Although he began his musical career as a songwriter and producer, Motown Records founder Berry Gordy Jr. made his fortune, and his mark on popular culture, through his ability to recognize and nurture the musical talents of others. At a time when black-owned record labels were largely restricted to a relatively small piece of the Pop marketplace, Gordy created a radio-friendly Pop-R&B hybrid that appealed equally to black and white listeners, and built a musical empire that rivaled the bands of the British Invasion for chart dominance through the 1960s.
The Detroit native was a former boxer and all-around hustler who achieved some success writing for R&B star Jackie Wilson, including the hits "Reet Petite" and "Lonely Teardrops," as well as writing "All I Could Do Was Cry" for Etta James. Despite those successes, Gordy grew frustrated with the difficulty he had collecting royalties, and figured that he couldn't do any worse putting out his own records.
In 1959, with $800 borrowed from family members, Gordy launched the Tamla and Motown imprints. After achieving some early success with singer Marv Johnson, Gordy struck paydirt with the local vocal group the Miracles, whose 1960 single "Shop Around" became Motown's first No. 1 R&B hit, and whose leader Bill "Smokey" Robinson would prove to be a key participant in the new venture, as artist, songwriter, producer, and talent scout.
Inspired by Detroit's auto assembly lines, Gordy structured Motown as an efficient hit factory. More hits followed with a growing roster of mostly local young talent including Barrett Strong, Mary Wells, the Marvelettes, the Temptations, the Four Tops, the Supremes, Marvin Gaye, Martha Reeves and the Vandellas, Gladys Knight and the Pips, and the Jackson Five. Gordy and his staff's ability to find and develop unknown talent was matched by their ability to build a roster of gifted producers and songwriters, including Norman Whitfield and the team of Holland-Dozier-Holland, as well as Robinson.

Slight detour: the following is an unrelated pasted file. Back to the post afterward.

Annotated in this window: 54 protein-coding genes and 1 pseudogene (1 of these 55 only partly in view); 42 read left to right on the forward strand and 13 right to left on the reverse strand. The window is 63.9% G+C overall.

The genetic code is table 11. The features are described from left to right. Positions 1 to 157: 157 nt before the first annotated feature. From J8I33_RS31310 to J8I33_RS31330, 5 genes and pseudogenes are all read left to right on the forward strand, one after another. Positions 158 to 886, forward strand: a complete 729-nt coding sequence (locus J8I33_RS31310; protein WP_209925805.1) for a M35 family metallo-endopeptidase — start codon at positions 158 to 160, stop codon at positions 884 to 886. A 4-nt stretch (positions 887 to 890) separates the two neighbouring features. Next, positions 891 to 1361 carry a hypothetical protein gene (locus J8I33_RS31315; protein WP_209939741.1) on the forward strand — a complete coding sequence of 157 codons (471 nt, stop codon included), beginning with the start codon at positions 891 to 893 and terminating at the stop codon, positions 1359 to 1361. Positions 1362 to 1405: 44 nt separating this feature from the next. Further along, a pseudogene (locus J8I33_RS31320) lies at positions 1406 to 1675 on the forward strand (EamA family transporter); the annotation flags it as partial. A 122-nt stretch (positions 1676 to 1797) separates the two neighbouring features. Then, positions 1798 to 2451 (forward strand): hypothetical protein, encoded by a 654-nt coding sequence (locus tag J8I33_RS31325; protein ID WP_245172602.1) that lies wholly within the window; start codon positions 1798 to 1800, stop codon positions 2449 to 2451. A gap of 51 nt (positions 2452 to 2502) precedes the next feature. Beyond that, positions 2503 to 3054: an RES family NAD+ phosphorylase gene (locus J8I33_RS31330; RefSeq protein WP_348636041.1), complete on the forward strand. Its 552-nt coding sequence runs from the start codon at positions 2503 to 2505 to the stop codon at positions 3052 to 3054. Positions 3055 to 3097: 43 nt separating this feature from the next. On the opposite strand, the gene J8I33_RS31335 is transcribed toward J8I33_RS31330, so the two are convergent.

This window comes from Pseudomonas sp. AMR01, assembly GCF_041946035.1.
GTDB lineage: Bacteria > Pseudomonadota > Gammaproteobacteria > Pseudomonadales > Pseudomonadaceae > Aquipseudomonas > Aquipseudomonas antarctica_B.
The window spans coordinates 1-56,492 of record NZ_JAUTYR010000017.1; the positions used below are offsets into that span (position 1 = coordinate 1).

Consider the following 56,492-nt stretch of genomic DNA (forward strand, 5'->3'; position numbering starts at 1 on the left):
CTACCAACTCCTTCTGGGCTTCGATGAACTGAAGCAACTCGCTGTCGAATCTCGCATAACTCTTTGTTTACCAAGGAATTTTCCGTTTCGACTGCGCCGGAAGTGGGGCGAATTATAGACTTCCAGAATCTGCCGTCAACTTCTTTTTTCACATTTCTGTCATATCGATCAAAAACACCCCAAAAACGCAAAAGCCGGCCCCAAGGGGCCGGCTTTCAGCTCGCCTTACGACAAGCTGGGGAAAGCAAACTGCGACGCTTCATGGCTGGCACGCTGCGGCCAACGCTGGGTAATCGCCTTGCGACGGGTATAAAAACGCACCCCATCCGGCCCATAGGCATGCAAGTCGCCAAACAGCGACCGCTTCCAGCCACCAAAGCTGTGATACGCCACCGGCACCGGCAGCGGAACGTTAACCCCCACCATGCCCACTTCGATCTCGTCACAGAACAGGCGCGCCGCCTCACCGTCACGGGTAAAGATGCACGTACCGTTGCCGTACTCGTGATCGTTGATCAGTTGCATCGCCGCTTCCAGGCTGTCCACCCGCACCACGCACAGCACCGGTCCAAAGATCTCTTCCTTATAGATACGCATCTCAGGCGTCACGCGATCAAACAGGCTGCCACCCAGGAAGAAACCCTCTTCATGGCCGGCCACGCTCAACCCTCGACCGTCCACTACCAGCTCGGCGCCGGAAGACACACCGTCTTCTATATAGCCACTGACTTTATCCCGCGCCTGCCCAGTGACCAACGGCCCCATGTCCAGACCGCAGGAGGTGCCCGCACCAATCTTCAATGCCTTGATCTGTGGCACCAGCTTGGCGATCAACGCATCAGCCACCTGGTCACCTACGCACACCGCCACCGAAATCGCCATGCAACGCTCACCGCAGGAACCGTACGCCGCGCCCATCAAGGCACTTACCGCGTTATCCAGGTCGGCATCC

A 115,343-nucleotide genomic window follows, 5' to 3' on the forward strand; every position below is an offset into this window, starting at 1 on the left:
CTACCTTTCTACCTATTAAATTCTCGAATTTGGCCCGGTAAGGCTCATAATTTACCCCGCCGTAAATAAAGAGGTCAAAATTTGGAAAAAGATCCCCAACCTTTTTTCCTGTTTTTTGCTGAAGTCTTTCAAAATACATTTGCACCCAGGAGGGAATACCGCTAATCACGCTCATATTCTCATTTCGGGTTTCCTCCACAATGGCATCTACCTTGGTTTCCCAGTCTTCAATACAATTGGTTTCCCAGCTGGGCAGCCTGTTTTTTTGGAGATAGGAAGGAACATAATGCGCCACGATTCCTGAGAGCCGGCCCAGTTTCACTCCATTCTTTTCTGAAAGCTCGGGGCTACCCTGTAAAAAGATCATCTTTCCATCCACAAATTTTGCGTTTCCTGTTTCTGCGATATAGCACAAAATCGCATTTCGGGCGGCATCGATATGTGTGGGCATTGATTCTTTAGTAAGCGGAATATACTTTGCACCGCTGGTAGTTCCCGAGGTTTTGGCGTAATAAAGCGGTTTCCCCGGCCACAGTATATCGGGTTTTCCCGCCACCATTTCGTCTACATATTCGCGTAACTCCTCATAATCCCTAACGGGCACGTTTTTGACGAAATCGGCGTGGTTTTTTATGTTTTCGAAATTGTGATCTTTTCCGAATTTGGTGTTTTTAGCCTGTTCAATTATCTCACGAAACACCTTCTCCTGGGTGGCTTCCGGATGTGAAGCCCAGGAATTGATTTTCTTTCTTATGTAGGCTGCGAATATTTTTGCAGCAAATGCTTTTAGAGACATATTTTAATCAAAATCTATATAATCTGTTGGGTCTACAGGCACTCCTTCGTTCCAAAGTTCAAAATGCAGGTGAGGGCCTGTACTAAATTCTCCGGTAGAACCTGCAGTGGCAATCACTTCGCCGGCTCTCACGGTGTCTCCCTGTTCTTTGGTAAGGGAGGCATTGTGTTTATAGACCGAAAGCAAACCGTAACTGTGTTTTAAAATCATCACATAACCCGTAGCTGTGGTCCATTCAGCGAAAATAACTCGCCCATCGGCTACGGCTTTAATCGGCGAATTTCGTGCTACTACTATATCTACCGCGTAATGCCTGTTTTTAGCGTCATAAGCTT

Despite the company's massive success, many of its artists complained about Gordy's indentured-servitude contracts and allegedly shadowy accounting procedures. Many also bristled at the paternalistic control Berry exerted over his artists, whose wholesome public images were carefully cultivated and tended for maximum crossover appeal. Marvin Gaye and Stevie Wonder, in particular, pushed for more equitable payment and creative autonomy, which Gordy reluctantly granted. Despite their boss' objections, Gaye and Wonder embraced their hard-won musical freedom and emerged as major artists with such classic albums as Gaye's 1971 What's Going On and Wonder's 1972 Talking Book.
Gordy moved the company to Los Angeles in 1972, expanding into film with the successful Diana Ross vehicles Lady Sings the Blues and Mahogany. Meanwhile the company continued to score hits with such acts as Rick James, Michael Jackson and the Commodores. Motown also took some high-profile victory laps in the 80s, celebrating its history with a star-studded 25th-anniversary network TV special and releasing numerous CD and box-set reissues of the company's vintage classics. But by that time the classic Motown sound and sensibility had given way to modern R&B, and the label was losing money. In 1988, Gordy sold his interests in the company to MCA Records for $61 million, essentially marking his retirement from the record business.